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Deer Hunters Debate New Semi-Automatic Weapons Law

COOLBAUGH TOWNSHIP -- Rifle deer season is underway in Pennsylvania, and big changes are on the horizon when it comes to what type of gun you can use to hunt.

The season started just one week after Governor Tom Wolf signed a law allowing hunters to start using semi-automatic rifles. The new option for hunters is not in effect yet, but many are anxious to see how the new law changes things in Pennsylvania.

In Monroe County, it was a quiet day for hunters for the start of rifle deer season on Monday morning. Many hunters admit there wasn't a lot of success getting any deer.

"The weather is a lot nicer than it has been any other year, but it hasn't made the deer move. The deer seem to be staying put," said David Fehr of Easton.

These quiet mornings could get a little louder now that the ban on semi-automatic rifles for hunting has been lifted.

Even though the bill has been signed into law, the Pennsylvania Game Commission still needs to tweak the regulations and rules before hunters can start using semi-automatic weapons for hunting.

According to the game commission, the earliest that semi-automatic rifles could be approved and enacted would be April of 2017. Hunters we spoke with admit they're not too thrilled about the idea.

"They're not for hunting. They're for the target range and go have fun with them," said John McShaffery of Moscow.

"Personally, I don't think it's necessary for deer. For predator hunting, it's not a bad idea just because they're fast moving, but I don't think it's necessary for deer," said Trevor Faust of Bethlehem.

David Fehr of Easton has hunted deer in West Virginia where semi-automatic hunting is already allowed.

"When there's a deer running around, it sounds like a war zone. I'm in favor of it for coyotes, groundhogs, and stuff like that, but not for deer. The last thing I want to hear is rat-tat-tat. There's no reason for it," he said.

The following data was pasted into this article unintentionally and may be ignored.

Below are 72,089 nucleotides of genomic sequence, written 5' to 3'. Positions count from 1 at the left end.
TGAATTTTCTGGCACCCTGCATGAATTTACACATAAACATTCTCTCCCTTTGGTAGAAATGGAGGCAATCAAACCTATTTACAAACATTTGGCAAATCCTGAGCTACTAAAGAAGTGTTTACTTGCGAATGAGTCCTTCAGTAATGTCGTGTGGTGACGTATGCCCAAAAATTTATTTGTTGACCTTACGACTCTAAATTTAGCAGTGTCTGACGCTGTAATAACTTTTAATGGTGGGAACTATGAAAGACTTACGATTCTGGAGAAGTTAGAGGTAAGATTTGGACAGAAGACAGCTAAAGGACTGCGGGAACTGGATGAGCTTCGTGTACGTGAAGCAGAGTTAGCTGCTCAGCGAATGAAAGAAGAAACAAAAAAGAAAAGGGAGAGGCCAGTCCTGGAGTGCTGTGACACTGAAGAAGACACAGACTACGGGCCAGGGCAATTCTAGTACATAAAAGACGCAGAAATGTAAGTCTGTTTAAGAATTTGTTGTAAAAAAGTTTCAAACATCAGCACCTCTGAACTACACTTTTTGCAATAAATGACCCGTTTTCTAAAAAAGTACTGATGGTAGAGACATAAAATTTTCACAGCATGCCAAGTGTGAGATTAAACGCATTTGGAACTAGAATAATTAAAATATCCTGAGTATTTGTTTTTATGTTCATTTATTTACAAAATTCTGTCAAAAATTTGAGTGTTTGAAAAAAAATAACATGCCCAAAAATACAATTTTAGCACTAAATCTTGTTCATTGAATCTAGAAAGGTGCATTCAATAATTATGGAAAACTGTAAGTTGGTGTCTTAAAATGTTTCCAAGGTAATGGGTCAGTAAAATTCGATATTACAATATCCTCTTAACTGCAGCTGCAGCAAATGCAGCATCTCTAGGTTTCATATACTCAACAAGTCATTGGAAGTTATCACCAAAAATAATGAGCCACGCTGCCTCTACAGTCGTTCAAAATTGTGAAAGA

Those we spoke with don't think it'll add much more revenue for the state.

"I think the people that want to hunt, hunt right now whether it's rifle, archery, flintlock season. I think the guys that want to hunt are out here. I don't think people base it on the rifle they can use," said Dan McShaffery of Moscow.

The game commission meets in January where members will have to preliminarily adopt those changes, then advertise the changes, then bring it all up to a final vote.

19 comments

  • critterbait

    There goes the 30 shot clips ,what better way to phase them out .When has the game commission in the last 20 yrs done anything right,gun grabbers full blown …

  • PROGUN_PA

    The Remington 7400 is an autoloading sporter rifle. I have wanted one for some time, but they are impossible to find due to lack of a market for them. Hunters had to use manual actions, and target sports shooters used military pattern rifles. Speaking of military pattern rifles, m1garand, m1a, SKS, and m1 carbine are all useful in a hunting role. It would be great to see some of these guns come off the rack. Even the underpowered AR rifle’s have a role in hunting.

  • Archer

    And I thought legalizing crossbows for everyone was bad. Sheesh, pretty soon no one will have to put any effort into hunting. Let’s just train the game to walk up to you, and shoot themselves…

    • Haas Whisperer

      Wow what a slippery slope! How do you figure a crossbow or semi-auto makes hunting trivial? I believe they just make hunting more accessible to a more diverse group of people. Pennsylvanians pay for the State Game Lands through taxes and licence fees. Why should hunting be reserved for only those without physical limitations.

      • Jay

        If this law was really about persons with disabilities than the law should have been limited to persons with disabilities. After all, why shouldn’t the blind be able to for out hunting with their semi-automatics.

      • Jay

        And what relevance does State Game Lands have to this discussion? Last I checked, almost all public State Forests and most public State Parks are open to hunting as well. Land that non-hunters pay for through taxes. And there’s almost twice as many acres of State Forest and State Park land in the commonwealth as there is State Game Lands.